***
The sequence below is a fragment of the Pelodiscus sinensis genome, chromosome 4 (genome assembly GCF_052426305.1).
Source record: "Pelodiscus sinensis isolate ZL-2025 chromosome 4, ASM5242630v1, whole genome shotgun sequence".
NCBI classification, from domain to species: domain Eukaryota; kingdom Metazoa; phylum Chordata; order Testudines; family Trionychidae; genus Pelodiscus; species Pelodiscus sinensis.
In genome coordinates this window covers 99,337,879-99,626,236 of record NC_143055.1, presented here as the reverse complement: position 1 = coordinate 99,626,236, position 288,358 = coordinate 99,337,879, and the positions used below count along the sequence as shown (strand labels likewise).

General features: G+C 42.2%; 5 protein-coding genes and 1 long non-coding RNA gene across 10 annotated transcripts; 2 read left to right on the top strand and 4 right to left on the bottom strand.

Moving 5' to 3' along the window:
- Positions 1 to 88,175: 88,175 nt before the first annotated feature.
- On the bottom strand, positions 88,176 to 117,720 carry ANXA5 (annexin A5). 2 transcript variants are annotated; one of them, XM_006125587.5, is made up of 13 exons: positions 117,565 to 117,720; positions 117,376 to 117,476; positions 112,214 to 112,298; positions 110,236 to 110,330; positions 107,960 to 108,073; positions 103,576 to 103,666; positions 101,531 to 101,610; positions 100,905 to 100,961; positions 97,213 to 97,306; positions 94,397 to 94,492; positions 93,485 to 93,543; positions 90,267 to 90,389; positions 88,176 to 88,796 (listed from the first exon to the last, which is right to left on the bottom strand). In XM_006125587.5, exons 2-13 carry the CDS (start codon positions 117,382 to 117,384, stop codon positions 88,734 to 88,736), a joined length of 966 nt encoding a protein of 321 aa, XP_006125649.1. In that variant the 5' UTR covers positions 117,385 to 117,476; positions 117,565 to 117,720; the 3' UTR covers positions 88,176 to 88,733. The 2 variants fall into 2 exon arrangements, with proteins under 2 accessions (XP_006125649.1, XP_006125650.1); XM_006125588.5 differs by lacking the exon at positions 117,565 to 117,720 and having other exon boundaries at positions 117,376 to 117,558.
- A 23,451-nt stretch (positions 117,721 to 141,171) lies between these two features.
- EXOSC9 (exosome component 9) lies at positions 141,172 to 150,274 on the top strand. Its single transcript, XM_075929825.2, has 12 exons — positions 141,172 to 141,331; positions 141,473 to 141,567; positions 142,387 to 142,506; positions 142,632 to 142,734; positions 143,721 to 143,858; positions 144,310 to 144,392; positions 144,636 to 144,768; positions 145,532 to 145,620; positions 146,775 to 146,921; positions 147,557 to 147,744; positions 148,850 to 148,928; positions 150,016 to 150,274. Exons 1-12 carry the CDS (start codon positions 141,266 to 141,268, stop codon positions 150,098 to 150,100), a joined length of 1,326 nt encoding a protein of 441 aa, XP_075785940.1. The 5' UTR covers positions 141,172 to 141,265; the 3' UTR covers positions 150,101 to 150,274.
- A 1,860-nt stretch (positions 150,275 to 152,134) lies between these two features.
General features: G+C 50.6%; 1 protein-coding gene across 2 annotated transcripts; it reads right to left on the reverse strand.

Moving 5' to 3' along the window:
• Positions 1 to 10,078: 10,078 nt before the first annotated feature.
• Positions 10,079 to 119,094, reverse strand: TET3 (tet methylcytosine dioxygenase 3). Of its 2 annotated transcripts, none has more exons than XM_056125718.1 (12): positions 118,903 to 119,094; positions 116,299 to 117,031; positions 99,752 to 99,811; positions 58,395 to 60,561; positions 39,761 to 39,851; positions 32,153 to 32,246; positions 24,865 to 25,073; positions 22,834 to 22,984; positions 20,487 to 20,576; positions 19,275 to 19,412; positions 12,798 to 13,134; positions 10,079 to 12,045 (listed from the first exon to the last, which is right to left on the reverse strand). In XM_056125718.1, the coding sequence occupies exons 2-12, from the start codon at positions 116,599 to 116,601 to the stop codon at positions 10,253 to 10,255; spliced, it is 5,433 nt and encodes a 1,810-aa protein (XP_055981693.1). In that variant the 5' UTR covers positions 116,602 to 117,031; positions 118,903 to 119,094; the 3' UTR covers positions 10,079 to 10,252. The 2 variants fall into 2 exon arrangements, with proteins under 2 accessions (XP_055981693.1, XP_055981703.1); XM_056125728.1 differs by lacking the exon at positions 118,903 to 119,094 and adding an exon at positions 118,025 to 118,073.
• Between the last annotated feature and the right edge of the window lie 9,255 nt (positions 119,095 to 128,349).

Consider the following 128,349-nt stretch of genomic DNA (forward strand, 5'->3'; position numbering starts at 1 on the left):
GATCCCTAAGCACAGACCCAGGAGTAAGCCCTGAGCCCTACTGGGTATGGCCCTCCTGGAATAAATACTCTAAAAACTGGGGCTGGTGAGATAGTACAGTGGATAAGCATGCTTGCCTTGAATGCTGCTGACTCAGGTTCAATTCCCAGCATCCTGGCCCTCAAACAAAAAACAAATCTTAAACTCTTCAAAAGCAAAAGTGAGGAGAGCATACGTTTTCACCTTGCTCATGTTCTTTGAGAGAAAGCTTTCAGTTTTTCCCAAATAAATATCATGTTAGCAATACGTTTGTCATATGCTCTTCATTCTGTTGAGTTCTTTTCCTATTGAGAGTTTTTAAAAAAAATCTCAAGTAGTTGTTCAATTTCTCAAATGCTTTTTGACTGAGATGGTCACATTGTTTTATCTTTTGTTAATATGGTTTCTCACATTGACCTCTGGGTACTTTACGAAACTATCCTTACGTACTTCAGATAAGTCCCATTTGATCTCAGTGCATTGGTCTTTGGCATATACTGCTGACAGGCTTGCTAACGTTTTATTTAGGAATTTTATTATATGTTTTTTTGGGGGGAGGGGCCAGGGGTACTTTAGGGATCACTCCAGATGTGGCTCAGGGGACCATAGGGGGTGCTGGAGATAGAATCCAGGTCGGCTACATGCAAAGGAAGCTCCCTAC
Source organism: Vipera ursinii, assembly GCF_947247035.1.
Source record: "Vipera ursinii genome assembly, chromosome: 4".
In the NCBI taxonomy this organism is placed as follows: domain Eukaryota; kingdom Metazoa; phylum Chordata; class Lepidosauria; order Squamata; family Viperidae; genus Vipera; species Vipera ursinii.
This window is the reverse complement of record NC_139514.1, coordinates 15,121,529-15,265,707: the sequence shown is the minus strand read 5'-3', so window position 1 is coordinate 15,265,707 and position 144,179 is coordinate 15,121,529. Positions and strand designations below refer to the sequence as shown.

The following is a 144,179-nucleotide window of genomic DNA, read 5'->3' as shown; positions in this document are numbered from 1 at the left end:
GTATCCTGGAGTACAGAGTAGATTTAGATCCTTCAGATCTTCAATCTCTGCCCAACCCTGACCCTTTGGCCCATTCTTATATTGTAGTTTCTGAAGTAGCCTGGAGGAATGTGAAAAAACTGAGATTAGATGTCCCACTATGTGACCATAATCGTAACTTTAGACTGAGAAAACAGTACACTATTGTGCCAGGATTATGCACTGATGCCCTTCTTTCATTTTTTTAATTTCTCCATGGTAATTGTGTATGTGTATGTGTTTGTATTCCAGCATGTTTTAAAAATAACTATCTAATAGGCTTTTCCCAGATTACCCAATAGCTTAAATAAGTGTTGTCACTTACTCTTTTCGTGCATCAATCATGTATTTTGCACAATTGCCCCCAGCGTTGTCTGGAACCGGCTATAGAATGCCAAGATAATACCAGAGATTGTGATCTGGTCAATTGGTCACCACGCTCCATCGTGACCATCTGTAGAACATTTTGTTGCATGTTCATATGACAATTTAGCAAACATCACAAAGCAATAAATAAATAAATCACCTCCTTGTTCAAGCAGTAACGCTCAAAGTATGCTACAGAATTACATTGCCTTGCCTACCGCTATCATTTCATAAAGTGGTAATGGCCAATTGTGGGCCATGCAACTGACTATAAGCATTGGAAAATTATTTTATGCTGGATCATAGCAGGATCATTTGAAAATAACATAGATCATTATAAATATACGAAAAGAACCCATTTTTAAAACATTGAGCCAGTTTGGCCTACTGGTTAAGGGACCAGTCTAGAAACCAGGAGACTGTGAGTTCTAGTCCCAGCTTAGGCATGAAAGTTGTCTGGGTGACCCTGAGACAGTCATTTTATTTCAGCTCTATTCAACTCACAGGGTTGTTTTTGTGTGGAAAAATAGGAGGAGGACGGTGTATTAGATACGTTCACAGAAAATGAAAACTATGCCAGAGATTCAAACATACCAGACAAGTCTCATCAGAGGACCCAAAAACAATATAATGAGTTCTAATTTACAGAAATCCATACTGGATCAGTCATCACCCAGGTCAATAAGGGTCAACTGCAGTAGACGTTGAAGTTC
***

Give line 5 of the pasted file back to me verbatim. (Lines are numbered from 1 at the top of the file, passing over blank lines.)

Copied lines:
General features: G+C 42.2%; 5 protein-coding genes and 1 long non-coding RNA gene across 10 annotated transcripts; 2 read left to right on the top strand and 4 right to left on the bottom strand.